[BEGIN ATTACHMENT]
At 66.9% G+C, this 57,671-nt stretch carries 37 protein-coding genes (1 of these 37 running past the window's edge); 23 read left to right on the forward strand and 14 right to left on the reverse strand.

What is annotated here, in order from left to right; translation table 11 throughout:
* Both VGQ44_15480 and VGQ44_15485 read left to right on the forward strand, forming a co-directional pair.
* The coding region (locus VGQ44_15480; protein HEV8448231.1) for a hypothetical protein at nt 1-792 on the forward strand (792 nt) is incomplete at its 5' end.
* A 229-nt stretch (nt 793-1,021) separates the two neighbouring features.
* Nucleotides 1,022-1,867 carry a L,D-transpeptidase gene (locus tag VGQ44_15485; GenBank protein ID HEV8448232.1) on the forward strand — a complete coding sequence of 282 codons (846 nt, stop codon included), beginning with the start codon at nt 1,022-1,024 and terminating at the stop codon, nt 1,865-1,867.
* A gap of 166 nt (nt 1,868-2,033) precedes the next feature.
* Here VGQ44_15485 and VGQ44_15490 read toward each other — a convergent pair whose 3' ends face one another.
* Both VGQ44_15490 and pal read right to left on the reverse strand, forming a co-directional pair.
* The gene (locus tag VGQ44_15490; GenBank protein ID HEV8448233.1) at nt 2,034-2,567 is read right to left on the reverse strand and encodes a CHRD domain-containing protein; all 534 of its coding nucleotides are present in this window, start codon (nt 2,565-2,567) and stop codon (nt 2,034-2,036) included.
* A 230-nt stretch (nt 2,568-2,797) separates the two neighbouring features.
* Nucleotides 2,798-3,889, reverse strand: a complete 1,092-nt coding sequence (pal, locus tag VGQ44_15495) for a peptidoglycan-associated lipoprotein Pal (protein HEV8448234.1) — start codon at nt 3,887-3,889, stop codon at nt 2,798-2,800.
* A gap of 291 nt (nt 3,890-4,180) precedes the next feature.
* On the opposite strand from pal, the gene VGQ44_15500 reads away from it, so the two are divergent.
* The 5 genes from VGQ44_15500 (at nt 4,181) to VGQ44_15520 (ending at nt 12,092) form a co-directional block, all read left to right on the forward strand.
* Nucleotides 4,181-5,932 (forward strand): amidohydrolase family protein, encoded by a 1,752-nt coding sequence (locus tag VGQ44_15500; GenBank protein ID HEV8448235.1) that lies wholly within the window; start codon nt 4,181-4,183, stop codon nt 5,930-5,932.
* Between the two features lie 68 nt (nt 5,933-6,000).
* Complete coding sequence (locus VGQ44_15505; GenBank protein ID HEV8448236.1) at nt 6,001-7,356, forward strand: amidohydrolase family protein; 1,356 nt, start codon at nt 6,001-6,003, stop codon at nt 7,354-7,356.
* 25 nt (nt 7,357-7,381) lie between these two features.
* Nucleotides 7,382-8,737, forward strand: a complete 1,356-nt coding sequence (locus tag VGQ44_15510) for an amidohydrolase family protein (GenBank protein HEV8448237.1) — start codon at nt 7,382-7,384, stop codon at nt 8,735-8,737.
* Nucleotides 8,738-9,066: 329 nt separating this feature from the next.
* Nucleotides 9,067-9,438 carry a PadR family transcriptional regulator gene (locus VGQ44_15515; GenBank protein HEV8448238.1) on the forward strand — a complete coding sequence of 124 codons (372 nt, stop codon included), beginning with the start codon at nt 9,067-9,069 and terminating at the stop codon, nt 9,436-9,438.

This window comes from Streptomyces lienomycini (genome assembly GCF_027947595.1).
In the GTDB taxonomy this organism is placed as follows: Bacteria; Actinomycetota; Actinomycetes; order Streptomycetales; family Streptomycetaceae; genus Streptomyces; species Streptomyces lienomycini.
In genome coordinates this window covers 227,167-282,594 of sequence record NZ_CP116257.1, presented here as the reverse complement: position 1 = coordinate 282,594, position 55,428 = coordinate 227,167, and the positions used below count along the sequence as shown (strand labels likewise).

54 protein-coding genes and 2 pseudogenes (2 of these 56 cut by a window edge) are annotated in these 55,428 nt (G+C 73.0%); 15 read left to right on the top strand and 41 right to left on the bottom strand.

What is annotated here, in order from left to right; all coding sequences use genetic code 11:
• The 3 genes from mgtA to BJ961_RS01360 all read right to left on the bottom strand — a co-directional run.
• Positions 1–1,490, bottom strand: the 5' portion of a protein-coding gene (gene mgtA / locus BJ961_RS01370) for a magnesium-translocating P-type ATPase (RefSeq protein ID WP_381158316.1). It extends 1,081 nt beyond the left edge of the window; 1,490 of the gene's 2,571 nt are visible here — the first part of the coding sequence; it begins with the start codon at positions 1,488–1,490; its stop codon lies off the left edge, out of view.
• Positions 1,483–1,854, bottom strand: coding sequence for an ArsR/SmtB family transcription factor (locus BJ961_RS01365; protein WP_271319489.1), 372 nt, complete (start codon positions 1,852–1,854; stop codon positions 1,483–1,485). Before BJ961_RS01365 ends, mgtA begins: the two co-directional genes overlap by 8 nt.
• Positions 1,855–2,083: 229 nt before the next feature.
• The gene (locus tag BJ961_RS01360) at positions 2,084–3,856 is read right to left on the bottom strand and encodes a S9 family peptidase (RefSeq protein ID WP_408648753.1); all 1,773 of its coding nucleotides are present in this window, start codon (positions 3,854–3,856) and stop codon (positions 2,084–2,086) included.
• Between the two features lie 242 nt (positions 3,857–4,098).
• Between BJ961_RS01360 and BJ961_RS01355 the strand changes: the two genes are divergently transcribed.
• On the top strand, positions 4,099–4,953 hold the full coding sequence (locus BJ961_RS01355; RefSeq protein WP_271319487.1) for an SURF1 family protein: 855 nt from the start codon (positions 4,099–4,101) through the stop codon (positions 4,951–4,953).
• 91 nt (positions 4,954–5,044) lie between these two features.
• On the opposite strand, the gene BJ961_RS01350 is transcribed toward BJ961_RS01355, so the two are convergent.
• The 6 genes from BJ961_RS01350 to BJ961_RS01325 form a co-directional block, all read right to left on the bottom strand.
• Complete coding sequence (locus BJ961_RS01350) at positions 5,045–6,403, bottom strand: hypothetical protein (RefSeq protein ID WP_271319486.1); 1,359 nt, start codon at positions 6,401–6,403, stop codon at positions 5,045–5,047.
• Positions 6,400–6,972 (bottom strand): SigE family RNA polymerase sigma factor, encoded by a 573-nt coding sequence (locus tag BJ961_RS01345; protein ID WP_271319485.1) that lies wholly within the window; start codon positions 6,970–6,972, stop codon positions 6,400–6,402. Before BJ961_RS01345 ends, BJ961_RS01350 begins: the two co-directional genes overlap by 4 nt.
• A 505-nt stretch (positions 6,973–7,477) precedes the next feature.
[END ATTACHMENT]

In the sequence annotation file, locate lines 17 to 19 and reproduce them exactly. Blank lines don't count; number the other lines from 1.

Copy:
* Between the two features lie 68 nt (nt 5,933-6,000).
* Complete coding sequence (locus VGQ44_15505; GenBank protein ID HEV8448236.1) at nt 6,001-7,356, forward strand: amidohydrolase family protein; 1,356 nt, start codon at nt 6,001-6,003, stop codon at nt 7,354-7,356.
* 25 nt (nt 7,357-7,381) lie between these two features.